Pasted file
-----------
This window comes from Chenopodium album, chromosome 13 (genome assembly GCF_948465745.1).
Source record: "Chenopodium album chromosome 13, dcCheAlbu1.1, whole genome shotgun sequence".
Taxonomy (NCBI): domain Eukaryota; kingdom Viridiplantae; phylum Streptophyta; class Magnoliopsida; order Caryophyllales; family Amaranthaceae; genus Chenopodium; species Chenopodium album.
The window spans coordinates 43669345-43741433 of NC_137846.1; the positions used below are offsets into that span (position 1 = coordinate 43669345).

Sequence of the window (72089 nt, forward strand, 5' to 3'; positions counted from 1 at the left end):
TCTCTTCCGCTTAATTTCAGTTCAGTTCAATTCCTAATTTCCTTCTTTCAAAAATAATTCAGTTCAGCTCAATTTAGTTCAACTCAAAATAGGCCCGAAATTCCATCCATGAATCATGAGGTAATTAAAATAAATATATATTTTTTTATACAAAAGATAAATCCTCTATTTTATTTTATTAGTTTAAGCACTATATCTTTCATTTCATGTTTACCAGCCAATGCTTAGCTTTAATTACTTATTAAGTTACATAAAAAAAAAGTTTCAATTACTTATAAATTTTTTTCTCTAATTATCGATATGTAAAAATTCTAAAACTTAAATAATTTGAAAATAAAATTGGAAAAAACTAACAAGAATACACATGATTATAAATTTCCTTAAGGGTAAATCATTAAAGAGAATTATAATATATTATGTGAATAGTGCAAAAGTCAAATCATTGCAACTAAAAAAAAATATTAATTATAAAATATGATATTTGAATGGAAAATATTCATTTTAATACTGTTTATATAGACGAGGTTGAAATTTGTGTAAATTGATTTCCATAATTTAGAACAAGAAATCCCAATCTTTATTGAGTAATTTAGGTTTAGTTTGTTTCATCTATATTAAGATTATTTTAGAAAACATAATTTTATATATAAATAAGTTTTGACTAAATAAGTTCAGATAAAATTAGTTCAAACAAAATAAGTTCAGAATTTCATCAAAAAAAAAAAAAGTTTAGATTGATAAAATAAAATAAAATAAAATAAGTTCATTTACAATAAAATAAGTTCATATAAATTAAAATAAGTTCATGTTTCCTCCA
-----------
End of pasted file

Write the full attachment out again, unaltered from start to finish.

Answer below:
This window comes from Chenopodium album, chromosome 13 (genome assembly GCF_948465745.1).
Source record: "Chenopodium album chromosome 13, dcCheAlbu1.1, whole genome shotgun sequence".
Taxonomy (NCBI): domain Eukaryota; kingdom Viridiplantae; phylum Streptophyta; class Magnoliopsida; order Caryophyllales; family Amaranthaceae; genus Chenopodium; species Chenopodium album.
The window spans coordinates 43669345-43741433 of NC_137846.1; the positions used below are offsets into that span (position 1 = coordinate 43669345).

Sequence of the window (72089 nt, forward strand, 5' to 3'; positions counted from 1 at the left end):
TCTCTTCCGCTTAATTTCAGTTCAGTTCAATTCCTAATTTCCTTCTTTCAAAAATAATTCAGTTCAGCTCAATTTAGTTCAACTCAAAATAGGCCCGAAATTCCATCCATGAATCATGAGGTAATTAAAATAAATATATATTTTTTTATACAAAAGATAAATCCTCTATTTTATTTTATTAGTTTAAGCACTATATCTTTCATTTCATGTTTACCAGCCAATGCTTAGCTTTAATTACTTATTAAGTTACATAAAAAAAAAGTTTCAATTACTTATAAATTTTTTTCTCTAATTATCGATATGTAAAAATTCTAAAACTTAAATAATTTGAAAATAAAATTGGAAAAAACTAACAAGAATACACATGATTATAAATTTCCTTAAGGGTAAATCATTAAAGAGAATTATAATATATTATGTGAATAGTGCAAAAGTCAAATCATTGCAACTAAAAAAAAATATTAATTATAAAATATGATATTTGAATGGAAAATATTCATTTTAATACTGTTTATATAGACGAGGTTGAAATTTGTGTAAATTGATTTCCATAATTTAGAACAAGAAATCCCAATCTTTATTGAGTAATTTAGGTTTAGTTTGTTTCATCTATATTAAGATTATTTTAGAAAACATAATTTTATATATAAATAAGTTTTGACTAAATAAGTTCAGATAAAATTAGTTCAAACAAAATAAGTTCAGAATTTCATCAAAAAAAAAAAAAGTTTAGATTGATAAAATAAAATAAAATAAAATAAGTTCATTTACAATAAAATAAGTTCATATAAATTAAAATAAGTTCATGTTTCCTCCA